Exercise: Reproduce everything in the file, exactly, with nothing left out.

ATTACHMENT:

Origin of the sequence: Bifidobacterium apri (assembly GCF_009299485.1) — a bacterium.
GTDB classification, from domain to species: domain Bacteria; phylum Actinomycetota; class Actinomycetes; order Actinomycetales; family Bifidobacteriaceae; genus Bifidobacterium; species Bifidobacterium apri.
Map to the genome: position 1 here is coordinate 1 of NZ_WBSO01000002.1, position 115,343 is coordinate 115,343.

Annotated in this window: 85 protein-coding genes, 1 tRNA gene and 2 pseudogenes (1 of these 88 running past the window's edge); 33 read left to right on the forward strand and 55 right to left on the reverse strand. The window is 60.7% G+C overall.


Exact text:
Origin of the sequence: Bifidobacterium apri (assembly GCF_009299485.1) — a bacterium.
GTDB classification, from domain to species: domain Bacteria; phylum Actinomycetota; class Actinomycetes; order Actinomycetales; family Bifidobacteriaceae; genus Bifidobacterium; species Bifidobacterium apri.
Map to the genome: position 1 here is coordinate 1 of NZ_WBSO01000002.1, position 115,343 is coordinate 115,343.

Annotated in this window: 85 protein-coding genes, 1 tRNA gene and 2 pseudogenes (1 of these 88 running past the window's edge); 33 read left to right on the forward strand and 55 right to left on the reverse strand. The window is 60.7% G+C overall.